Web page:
'Skill in the construction' : dramaturgy, ideology, and interpretation in Shakespeare's late plays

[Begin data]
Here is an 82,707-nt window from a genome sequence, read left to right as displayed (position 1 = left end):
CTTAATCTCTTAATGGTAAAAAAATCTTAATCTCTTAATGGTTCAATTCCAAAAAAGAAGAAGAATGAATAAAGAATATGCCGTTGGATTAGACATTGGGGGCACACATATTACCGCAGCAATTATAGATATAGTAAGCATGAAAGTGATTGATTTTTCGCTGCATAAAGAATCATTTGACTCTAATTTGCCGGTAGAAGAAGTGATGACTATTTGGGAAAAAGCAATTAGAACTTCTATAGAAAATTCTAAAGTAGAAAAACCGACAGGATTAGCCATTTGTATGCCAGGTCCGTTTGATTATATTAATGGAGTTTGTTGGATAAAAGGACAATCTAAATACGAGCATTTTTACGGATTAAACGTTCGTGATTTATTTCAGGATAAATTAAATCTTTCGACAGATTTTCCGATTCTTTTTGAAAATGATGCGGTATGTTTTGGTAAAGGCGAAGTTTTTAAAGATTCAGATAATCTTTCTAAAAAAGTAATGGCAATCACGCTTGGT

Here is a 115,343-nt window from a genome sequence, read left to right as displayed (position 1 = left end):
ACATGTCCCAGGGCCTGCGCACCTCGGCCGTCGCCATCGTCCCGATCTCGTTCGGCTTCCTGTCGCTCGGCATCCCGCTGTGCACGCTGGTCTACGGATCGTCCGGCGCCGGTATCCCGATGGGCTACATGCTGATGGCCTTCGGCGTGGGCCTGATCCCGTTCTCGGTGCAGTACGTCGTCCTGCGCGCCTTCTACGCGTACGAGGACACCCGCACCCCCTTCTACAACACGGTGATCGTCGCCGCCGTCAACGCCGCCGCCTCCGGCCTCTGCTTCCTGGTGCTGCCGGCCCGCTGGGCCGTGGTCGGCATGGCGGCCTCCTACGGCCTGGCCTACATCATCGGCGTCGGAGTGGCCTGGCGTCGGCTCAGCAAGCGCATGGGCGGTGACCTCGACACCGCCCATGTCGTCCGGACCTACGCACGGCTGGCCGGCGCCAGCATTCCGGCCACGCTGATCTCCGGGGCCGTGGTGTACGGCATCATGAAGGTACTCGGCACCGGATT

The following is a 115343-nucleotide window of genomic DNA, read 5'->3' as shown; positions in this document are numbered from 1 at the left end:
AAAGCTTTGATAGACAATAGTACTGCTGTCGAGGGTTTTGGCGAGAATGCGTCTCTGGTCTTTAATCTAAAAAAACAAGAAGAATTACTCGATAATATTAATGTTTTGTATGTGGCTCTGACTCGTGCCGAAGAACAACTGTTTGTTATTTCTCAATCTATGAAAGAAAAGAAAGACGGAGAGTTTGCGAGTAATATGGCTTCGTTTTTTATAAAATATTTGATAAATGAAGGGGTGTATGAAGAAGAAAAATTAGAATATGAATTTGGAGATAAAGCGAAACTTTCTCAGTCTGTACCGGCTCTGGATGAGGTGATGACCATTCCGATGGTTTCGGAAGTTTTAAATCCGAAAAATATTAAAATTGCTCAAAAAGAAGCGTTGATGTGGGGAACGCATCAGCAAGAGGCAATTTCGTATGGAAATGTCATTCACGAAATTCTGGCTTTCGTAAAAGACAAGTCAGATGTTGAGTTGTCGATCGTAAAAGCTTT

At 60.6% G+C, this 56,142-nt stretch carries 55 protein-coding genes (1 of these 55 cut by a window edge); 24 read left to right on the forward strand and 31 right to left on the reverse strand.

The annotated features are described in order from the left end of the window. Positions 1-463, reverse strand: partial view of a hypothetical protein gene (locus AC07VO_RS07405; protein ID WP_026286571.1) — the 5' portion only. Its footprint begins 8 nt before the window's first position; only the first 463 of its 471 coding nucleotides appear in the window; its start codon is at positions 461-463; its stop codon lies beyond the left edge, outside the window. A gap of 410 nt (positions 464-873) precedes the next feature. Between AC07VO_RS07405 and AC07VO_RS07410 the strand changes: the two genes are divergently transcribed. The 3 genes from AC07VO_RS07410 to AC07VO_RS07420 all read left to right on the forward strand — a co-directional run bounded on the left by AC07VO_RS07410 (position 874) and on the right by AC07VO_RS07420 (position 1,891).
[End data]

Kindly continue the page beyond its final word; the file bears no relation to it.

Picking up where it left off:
This thesis examines the way dramaturgical techniques in Shakespeare's late plays are used to create a complex and radical exploration of the relationship between ideology and interpretation. It links such concerns via the multiple meanings of "construction", illustrated using the scene of reading at the end of Cymbeline, centred upon the prophetic label. In Part I, major reservations are expressed about the standard interpretative paradigms applied to late Shakespearian drama, and their effect on critical understanding. The deficiencies of a "Romance" reading and the problems with traditional attitudes to chronology, authorship, and collaboration are stressed; elements often marginalized as aesthetically inferior are defended; and two related areas of dramaturgical technique, theatrical spectacle and reported action, are emphasized. Part II focuses on reading individual late plays, with special emphasis on Henry VIII and The Two Noble Kinsmen. It adopts a reconstructed, politicized close reading, concentrating on issues relating to the problematics of interpretation within the plays. Individual chapters highlight different forms of "construction": art, history, truth, authority, display, narrative. Attention is drawn to how reading and interpretation are shown to be always inscribed within power relations and the performative dynamic of language.